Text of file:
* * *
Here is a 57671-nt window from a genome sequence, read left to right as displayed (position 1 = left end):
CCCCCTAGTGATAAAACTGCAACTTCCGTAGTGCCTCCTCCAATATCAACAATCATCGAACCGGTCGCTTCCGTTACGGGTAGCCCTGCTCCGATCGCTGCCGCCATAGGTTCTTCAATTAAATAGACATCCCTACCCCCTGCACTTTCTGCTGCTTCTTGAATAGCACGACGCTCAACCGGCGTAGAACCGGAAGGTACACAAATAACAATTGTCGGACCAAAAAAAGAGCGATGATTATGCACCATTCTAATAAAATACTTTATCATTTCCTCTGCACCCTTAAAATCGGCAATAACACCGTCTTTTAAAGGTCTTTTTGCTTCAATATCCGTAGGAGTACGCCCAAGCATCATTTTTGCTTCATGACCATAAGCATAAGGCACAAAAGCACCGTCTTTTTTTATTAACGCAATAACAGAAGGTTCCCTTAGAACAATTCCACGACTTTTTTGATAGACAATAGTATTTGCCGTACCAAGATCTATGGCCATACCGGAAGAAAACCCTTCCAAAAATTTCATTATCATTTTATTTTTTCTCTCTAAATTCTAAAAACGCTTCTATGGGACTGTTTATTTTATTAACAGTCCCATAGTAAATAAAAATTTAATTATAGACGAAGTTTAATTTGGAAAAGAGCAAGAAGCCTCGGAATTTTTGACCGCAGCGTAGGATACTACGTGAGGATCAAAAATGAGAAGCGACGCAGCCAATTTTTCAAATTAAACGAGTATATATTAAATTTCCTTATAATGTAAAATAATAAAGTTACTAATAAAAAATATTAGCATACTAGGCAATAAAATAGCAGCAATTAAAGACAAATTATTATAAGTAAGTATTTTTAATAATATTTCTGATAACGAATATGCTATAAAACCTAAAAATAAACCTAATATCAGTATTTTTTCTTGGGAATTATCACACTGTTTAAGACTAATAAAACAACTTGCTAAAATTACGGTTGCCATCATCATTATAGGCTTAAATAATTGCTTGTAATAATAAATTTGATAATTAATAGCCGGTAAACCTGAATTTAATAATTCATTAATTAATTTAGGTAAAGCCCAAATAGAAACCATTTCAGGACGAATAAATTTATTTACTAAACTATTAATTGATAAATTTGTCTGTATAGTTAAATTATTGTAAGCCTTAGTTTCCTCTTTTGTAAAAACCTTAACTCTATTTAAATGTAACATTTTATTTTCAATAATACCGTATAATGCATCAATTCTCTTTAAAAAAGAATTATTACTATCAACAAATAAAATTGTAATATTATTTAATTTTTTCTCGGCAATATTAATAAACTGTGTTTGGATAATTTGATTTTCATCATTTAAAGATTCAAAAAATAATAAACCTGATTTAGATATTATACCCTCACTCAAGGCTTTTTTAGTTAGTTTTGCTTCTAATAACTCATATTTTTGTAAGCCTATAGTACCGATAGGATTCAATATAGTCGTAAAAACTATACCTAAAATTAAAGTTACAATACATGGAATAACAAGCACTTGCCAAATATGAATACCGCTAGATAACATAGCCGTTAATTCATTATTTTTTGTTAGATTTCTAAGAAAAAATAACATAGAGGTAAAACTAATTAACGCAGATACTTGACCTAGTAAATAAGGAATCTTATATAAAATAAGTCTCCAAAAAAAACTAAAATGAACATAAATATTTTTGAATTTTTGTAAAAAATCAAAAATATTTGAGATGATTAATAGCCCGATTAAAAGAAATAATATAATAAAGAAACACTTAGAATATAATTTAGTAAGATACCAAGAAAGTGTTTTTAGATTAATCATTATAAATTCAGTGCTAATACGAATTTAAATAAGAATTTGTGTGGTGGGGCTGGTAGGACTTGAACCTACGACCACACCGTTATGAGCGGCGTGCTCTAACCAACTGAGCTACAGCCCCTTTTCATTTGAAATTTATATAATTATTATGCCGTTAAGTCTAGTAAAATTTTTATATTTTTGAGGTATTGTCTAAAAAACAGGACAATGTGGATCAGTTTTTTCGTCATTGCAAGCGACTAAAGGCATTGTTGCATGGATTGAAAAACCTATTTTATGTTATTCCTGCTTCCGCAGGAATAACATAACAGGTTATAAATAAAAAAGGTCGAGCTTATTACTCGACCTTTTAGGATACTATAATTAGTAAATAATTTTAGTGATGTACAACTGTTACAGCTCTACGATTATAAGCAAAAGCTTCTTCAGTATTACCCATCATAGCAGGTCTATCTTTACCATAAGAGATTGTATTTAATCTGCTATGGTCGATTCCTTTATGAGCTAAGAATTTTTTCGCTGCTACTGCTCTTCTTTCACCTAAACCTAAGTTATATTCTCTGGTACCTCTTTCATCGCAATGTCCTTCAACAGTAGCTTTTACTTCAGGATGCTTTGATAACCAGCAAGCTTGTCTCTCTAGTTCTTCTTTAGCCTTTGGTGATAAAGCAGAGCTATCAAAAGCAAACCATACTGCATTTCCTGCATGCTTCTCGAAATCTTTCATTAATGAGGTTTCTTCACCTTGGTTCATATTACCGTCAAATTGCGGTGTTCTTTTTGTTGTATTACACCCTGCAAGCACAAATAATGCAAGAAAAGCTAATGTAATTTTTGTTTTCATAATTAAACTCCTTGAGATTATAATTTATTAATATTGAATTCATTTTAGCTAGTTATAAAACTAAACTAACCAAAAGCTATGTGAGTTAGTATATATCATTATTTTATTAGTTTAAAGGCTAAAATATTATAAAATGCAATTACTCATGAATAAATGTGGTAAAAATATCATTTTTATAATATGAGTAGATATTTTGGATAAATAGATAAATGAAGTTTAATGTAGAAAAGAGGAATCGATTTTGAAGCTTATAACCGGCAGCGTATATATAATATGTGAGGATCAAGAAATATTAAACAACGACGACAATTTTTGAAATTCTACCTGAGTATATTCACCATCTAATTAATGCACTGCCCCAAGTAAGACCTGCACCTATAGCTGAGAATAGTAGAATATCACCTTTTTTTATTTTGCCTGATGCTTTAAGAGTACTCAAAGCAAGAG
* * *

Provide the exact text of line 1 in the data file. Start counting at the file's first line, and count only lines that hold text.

Here is a 57671-nt window from a genome sequence, read left to right as displayed (position 1 = left end):